Georgia Roche: Super League's Woman of Steel on inspiring girls in rugby league
|Women's Super League|
|Starts: Sunday, 7 April Coverage: Challenge Cup final and Super League Grand Final to be broadcast on BBC Sport|
Georgia Roche laughs when asked if she is an inspiration but, as rugby league's inaugural Woman of Steel at the tender age of 18, she is.
As she clutched the trophy before a room full of rugby league stars last October, Roche was catapulted into the limelight as she posed for photos alongside her male counterpart Ben Barba.
The honour was enough to earn her a nomination for 2018 BBC Young Sports Personality of the Year - the only rugby league recognition within the entire awards event.
Yet, the England and Castleford Tigers stand-off is still a teenager, still grafting away six days a week at work, still learning to drive; facing all the challenges that adult life poses.
She is just starting out on her own career path, but has already seen the impact she can have on the players of the future.
"It's strange, with me still being so young," Roche told BBC Sport.
"I'd like to think the young girls look up to us and want to listen to what we say. Some of them ask for photos which is really nice. It feels good, like we're giving something back to the community."
From idols to team-mates - Roche's rise to the top
Roche has very swiftly gone from running about with her pals, to playing for her country.
It is just a couple of years since the teenager swapped under-16s rugby with Dewsbury Moor for the full-pelt, blood and thunder of first-grade Super League at Featherstone and then Castleford.
Roche became a key figure at either lock or stand-off for the Tigers, helping them to a fourth-place finish, and played in a Challenge Cup final following a four-try player of the match display in the semi-finals against York.
That in turn led to international recognition and she scored two tries on debut to cap a remarkable first campaign with Castleford, finishing up as the only England player on the Women's Golden Boot nominee list.
While Roche is not yet being noticed in the supermarket, there is recognition within the sport and that is reward enough.
"For the older players that I look up to, who have done everything I want, to notice who I am and even just say 'alright mate' to me, it's a big thing to me," she said.
"It feels good, It's changed in that aspect, but otherwise it's not changed drastically. It's just in a rugby environment, such as seeing your face on social media."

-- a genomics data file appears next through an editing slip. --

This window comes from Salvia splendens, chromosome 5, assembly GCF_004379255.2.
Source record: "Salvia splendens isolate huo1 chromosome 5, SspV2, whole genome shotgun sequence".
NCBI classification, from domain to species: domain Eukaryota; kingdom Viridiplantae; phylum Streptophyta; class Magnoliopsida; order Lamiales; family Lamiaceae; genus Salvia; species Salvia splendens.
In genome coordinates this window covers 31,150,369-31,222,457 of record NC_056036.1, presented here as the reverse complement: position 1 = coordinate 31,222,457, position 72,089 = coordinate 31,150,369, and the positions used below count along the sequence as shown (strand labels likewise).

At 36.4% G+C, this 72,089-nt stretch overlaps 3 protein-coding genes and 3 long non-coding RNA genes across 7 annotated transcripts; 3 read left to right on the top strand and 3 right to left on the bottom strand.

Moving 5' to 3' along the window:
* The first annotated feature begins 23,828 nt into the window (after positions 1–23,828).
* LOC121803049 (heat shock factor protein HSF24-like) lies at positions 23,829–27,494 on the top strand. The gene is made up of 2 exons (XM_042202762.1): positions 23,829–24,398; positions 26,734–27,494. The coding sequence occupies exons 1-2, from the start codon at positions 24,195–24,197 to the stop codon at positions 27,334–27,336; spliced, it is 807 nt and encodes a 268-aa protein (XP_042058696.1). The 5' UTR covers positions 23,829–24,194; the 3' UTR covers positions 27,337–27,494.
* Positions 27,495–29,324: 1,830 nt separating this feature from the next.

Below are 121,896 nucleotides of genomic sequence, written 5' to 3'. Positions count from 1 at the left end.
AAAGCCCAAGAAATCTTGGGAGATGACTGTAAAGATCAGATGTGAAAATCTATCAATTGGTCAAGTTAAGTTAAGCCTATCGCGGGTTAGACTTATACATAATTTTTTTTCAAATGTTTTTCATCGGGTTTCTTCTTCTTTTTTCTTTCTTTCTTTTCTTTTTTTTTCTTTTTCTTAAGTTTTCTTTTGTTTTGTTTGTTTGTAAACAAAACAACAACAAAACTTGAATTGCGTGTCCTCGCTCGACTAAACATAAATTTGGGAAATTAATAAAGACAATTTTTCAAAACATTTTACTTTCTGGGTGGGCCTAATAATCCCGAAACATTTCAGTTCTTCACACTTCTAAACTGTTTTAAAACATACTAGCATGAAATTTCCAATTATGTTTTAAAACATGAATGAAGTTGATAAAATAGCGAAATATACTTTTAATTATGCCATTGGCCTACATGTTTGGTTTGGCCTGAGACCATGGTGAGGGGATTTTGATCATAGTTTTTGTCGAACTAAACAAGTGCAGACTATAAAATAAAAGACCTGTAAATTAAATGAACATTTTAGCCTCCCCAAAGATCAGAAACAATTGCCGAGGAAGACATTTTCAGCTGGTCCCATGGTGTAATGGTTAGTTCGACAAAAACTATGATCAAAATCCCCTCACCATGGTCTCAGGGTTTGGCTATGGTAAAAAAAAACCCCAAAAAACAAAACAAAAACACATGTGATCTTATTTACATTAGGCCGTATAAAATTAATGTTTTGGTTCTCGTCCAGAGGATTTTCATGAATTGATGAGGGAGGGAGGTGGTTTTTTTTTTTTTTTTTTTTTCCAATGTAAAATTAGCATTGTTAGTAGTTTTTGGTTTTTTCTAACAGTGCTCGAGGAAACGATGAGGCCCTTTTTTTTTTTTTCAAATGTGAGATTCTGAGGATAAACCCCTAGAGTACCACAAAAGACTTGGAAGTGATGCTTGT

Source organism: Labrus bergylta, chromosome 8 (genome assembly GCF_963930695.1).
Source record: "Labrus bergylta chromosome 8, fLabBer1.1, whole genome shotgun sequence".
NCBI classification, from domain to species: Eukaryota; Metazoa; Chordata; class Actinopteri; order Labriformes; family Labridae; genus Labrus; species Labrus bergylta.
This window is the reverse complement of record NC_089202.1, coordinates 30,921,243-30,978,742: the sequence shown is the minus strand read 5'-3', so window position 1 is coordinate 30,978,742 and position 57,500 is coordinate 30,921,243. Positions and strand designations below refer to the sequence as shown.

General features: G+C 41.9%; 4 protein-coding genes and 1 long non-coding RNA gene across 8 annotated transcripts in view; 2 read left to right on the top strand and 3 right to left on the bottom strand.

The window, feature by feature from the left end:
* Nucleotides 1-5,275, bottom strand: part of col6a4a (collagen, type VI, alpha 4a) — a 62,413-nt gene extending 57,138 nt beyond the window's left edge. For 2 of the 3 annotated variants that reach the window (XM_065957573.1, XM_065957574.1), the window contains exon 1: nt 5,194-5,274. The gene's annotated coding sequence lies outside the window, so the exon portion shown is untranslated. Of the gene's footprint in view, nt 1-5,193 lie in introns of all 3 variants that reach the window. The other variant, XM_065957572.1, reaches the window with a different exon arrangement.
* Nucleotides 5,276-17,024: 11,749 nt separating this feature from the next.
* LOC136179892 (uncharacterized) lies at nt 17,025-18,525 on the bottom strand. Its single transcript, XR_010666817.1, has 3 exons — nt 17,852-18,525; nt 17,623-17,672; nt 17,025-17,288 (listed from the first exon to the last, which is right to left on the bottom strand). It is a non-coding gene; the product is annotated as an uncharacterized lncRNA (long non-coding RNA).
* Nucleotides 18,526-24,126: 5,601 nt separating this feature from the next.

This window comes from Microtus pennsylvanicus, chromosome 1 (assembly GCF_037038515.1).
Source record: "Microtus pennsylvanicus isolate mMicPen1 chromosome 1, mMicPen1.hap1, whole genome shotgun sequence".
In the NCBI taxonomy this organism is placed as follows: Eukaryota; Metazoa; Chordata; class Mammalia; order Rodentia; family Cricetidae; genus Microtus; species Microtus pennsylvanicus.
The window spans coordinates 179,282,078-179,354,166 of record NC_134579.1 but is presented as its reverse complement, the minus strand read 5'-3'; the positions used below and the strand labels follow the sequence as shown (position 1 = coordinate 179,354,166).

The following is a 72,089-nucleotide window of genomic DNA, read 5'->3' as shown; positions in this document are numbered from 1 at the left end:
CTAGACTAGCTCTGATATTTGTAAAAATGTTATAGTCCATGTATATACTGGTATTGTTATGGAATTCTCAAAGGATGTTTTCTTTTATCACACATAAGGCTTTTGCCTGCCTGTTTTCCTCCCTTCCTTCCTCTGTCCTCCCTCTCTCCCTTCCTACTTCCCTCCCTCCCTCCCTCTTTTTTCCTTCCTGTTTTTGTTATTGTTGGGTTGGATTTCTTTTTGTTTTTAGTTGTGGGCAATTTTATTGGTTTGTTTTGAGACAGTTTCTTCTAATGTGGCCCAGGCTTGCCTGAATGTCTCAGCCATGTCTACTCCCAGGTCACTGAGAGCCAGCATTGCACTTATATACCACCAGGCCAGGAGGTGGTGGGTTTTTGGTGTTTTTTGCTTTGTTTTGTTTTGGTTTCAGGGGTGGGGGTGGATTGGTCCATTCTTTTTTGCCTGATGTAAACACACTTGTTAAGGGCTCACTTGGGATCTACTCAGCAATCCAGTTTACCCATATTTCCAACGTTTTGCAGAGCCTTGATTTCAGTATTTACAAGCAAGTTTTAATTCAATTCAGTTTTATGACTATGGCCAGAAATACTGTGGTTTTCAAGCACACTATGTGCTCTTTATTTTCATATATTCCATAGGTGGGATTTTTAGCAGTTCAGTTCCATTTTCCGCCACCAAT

Juggling life and sport
While the Women's Super League is the elite standard of competition, there is still some way to go before players like Roche and England team-mate Tara-Jane Stanley can enjoy the full-time status afforded to players in Australia's Women's National Rugby League.
Thus, it is a case of juggling her schedule around daily life, paying the bills and staying at peak fitness.
"I think it will take a few more years to get anywhere near that point," Roche said. "But hopefully it does and it will inspire young girls to play and be part of the rugby league family.
"I go to work, go to training and I'm learning to drive as well - it's just about fitting everything in.
"I'm quite lucky because I get Mondays off, the odd Monday I have to go in and I'm aching, it's awful."
Leeds-born Roche is a typically blunt Yorkshirewoman and far from diva-ish about the demands of the sport.
"You get on with it, don't you?" she says, without flinching. "If you want to do something then you'll just do it, won't you?
"It's an attitude you have to have if you want to play rugby league at the highest level."
One year on, bigger and better
Roche and her fellow players will feature in a Women's Super League in 2019 which has been bolstered by the introduction of an eighth team in Wakefield Trinity.
Last year, Wigan were the Super League Grand Final winners, Leeds won the Challenge Cup and League Leaders' Shield, while the Tigers came close with a final appearance.
The incentives on offer this season include the chance to play the Challenge Cup final at the University of Bolton Stadium, while the Grand Final is to be staged at Leeds' Headingley home.
"I don't think it was as big as this last year," Roche said of the promotion of the league for the new season. "Introducing ambassadors, having women involved in the World Cup, it makes us feel equal to the men and more involved which is really good.
"We're only going to be included more - it will encourage younger girls."